The Business Times

China banks keep rates flat, confirming policy stability

Published Wed, Jul 21, 2021 · 05:50 AM

Beijing

BANKS in China kept the benchmark loan rate unchanged, indicating that the central bank is continuing to keep policy stable despite a recent surprise move to add liquidity to the financial system.

The one-year loan prime rate (LPR) was kept at 3.85 per cent, the same level it has been since April 2020, according to a Tuesday release from the People's Bank of China (PBOC). That follows statements from the central bank that the liquidity added last week did not represent a change of policy, disappointing some in the market who had hoped for more stimulus.

The steady rate suggests that lenders and the central bank are satisfied with the levels of interbank liquidity and monetary support for now, especially with data last week showing the economic recovery became more balanced in June. The second-quarter data suggests Beijing can comfortably meet its growth target of more than 6 per cent for the year, even with high commodity prices making things more difficult for many firms.

"This reinforced our view that the earlier RRR (required reserve ratio) cut does not signal a change in monetary policy stance," said Liu Peiqian, an economist at Natwest Group. In the second half of this year "we expect PBOC to maintain a neutral monetary policy stance and keep benchmark interest rates unchanged as growth rates slow towards its long-term potential".

The five-year LPR, which is a reference for mortgages, was also unchanged at 4.65 per cent. The LPR has been considered China's de facto benchmark funding cost since 2019. The rate is decided by a group of 18 banks and is reported in the form of a spread over the interest rate of the central bank's medium-term loans.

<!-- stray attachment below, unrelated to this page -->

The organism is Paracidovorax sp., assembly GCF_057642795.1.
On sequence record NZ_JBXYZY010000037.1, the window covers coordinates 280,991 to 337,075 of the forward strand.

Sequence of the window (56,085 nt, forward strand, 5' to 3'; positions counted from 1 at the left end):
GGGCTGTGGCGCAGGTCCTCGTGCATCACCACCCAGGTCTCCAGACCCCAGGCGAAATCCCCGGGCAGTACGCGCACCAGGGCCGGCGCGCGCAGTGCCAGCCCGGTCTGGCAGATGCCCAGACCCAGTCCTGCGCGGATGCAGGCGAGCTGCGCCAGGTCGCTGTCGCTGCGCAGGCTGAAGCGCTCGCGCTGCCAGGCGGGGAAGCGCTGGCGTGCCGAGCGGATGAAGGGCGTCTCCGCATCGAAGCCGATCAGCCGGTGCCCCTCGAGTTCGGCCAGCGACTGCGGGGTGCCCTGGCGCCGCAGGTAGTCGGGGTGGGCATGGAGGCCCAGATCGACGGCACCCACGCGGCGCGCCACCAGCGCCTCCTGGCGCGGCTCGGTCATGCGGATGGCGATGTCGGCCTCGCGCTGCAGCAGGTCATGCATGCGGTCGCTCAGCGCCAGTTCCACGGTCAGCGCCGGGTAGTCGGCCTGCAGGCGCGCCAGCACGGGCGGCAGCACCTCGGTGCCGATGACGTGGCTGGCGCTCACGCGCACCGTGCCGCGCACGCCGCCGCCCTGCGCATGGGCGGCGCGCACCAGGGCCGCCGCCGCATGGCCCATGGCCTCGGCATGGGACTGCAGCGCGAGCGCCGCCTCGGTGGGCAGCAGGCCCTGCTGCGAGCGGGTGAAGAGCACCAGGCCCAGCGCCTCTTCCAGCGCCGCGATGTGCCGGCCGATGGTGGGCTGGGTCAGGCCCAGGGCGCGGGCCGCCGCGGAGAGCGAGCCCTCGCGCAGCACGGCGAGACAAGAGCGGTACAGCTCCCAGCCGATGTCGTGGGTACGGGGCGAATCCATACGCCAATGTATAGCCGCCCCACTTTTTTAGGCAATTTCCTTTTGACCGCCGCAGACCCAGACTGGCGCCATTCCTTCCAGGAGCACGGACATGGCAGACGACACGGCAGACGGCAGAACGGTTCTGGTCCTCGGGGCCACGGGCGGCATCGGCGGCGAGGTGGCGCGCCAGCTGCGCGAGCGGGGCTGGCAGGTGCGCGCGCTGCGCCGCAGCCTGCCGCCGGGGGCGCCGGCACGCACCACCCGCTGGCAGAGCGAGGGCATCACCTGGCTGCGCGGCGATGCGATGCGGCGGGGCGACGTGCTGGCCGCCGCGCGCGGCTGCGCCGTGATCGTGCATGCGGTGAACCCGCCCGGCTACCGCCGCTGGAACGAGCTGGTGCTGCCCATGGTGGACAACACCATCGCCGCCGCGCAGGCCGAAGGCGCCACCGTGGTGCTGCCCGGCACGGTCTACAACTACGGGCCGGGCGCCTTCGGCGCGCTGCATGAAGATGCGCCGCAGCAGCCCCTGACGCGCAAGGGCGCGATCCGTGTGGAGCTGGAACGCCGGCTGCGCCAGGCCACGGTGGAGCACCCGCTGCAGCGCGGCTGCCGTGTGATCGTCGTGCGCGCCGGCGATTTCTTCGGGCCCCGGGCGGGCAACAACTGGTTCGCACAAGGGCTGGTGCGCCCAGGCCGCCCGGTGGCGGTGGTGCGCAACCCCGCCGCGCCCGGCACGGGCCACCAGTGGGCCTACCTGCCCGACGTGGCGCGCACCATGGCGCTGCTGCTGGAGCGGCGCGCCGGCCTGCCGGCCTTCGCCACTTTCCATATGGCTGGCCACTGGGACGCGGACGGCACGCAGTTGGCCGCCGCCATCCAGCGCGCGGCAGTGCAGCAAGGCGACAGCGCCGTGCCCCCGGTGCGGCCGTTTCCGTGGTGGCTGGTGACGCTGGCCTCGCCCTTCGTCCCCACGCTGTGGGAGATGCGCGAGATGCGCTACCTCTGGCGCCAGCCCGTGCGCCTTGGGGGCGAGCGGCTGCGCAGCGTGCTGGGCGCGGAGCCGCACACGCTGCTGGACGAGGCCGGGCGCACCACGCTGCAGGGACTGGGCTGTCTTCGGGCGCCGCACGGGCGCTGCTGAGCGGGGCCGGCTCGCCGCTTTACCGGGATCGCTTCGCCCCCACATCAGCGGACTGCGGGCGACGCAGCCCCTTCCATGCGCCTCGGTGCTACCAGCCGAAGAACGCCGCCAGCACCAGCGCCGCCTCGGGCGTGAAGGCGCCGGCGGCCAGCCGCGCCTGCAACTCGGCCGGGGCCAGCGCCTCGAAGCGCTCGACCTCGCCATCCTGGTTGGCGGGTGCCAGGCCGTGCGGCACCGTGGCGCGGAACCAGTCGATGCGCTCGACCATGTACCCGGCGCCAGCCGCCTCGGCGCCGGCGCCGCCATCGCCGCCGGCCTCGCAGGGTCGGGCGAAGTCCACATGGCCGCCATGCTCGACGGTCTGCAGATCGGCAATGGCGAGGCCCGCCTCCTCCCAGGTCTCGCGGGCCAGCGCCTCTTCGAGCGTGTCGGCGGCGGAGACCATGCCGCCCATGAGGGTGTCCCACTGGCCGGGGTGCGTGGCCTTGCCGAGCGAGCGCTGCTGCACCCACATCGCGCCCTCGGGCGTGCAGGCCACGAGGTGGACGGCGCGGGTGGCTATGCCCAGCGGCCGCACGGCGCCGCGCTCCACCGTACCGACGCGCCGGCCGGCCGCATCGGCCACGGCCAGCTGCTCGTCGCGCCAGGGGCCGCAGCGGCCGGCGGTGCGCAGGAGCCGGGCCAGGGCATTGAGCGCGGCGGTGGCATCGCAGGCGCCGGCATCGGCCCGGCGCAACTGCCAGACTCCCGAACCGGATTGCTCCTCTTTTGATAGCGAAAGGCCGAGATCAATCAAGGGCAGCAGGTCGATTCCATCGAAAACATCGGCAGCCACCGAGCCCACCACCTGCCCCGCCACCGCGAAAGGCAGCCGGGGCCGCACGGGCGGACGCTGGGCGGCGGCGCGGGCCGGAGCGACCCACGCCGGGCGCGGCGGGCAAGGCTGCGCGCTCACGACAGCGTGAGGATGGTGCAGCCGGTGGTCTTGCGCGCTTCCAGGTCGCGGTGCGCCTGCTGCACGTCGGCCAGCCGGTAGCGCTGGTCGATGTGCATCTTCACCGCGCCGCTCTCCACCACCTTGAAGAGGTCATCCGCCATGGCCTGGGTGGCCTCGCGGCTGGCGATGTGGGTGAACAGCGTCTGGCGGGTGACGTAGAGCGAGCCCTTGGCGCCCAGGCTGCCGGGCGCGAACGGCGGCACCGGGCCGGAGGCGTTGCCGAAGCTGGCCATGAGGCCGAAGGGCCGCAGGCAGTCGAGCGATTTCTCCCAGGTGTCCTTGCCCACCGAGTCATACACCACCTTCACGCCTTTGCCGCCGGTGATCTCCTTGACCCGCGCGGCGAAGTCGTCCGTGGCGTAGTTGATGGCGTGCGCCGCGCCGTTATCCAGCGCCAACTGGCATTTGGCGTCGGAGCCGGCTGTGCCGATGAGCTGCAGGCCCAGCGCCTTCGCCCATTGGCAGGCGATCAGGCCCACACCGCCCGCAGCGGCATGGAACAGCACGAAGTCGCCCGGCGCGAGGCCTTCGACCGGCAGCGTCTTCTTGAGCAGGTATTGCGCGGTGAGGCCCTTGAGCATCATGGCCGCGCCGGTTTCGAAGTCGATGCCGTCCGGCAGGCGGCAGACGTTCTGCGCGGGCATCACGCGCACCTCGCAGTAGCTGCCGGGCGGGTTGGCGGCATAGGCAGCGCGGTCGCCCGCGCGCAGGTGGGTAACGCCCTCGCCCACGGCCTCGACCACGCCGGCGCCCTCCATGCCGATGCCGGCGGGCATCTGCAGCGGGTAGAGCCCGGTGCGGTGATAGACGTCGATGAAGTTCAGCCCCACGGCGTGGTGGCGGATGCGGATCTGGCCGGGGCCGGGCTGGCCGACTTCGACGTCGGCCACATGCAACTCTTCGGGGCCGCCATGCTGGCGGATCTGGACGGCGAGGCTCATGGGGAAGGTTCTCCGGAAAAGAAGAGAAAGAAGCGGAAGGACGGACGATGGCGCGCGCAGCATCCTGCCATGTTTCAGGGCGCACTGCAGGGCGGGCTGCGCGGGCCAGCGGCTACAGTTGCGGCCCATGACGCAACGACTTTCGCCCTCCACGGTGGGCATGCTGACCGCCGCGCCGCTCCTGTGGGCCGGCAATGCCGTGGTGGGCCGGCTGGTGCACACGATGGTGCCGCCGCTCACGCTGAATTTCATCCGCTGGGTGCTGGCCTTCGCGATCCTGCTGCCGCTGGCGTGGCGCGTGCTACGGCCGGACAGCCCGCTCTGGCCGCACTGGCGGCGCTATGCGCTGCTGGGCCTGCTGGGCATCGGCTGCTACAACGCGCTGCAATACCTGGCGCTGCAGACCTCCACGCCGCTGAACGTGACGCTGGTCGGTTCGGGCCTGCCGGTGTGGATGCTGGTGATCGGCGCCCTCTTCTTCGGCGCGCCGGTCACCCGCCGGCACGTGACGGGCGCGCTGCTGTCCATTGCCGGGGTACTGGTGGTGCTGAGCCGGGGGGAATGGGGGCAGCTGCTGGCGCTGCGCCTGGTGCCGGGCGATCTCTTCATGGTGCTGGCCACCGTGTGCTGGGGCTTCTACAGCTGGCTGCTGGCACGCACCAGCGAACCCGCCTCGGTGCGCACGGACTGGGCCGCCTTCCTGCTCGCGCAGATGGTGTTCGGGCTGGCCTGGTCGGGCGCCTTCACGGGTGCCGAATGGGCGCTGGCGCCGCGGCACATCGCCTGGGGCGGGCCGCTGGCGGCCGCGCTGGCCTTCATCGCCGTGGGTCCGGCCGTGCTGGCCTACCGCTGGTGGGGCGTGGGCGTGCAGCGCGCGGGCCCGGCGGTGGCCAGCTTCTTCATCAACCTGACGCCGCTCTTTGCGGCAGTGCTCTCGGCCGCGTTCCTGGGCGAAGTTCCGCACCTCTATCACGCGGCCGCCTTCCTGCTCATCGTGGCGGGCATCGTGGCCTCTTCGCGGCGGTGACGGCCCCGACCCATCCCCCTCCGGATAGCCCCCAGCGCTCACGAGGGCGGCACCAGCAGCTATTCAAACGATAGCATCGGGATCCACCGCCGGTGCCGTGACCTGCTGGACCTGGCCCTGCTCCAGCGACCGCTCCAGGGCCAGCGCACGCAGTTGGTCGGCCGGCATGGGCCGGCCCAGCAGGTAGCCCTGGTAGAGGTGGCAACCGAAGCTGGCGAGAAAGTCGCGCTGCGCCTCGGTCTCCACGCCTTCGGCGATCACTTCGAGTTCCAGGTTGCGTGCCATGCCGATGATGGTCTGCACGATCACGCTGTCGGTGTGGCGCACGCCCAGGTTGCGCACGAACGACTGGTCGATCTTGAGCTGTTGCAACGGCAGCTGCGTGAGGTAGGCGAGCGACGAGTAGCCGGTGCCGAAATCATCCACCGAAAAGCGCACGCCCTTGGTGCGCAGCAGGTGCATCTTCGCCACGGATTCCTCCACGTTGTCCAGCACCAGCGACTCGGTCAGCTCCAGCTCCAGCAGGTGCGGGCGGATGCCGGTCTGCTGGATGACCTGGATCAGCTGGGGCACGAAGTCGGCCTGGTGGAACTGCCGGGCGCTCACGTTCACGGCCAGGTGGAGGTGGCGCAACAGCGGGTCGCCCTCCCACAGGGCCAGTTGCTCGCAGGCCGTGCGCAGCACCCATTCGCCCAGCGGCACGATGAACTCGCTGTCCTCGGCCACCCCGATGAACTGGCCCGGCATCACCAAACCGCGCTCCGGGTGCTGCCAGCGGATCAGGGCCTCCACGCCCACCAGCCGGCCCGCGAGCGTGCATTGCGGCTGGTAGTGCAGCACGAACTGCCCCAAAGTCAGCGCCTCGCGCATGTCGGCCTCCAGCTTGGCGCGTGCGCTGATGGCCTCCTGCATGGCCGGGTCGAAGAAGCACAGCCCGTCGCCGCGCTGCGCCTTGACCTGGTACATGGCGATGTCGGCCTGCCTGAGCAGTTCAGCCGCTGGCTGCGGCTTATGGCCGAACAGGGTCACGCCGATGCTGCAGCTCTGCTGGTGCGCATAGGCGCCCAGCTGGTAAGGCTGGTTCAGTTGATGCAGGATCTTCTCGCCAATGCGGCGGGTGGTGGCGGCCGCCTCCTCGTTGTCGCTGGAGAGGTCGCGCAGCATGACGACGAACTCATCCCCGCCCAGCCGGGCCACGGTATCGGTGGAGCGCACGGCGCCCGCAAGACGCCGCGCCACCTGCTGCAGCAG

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The central bank announced a cut to the RRR earlier this month, prompting speculation that it had reversed course and started adding stimulus to support economic growth. The change went into effect last week and meant that banks could lend more as they have to keep about one trillion yuan (S$210 billion) less cash in reserve.

"Today's LPR is a bit disappointing to the market," said Xing Zhaopeng, senior China strategist at Australia and New Zealand Banking Group in Shanghai. "The authorities will focus on aggregate funding cost reduction in H2. We believe more easing measures will be seen later, including green MLF and green relending."

The central bank may have room to cut the RRR further this year, according to analysts cited in a front page article in the China Securities Journal. Such a move would be mainly aimed at offsetting liquidity demand rather than easing policies, they said.

China's short-term interbank funding costs climbed for a second day on Tuesday after the interest rate decision. If interbank liquidity spikes as it did in January, the PBOC could step in to push it back down through one of its policy tools such as open market operations, another RRR cut or medium-term loans.

There are trillions of yuan in such loans expiring between now and the end of the year, as the one-year loans the PBOC made last year to support the economy through the pandemic mature. Depending on the market liquidity conditions, the PBOC can roll over some or all of these loans, or let them expire, which could reduce the amount of money in the interbank market.

Banks may need extra funds in the second half of this year if they are to purchase the government bonds expected to hit the market during that period. The sale of government debt in the first half of 2021 has been slower than last year, and that pace will need to pick up if the government is to sell all the 4.5 trillion yuan in government debt in the annual plan.

China's top leadership should give some indication of their economic plans sometime this month. The Politburo usually meets in July to assess the economy in the first half of the year and plan for the second half.

"The steady LPR can contain market expectations on further easing for now," according to Zhou Hao, senior emerging markets economist at Commerzbank. "China's monetary policy remains stable, and possibility of large-scale easing in H2 is still very low." BLOOMBERG

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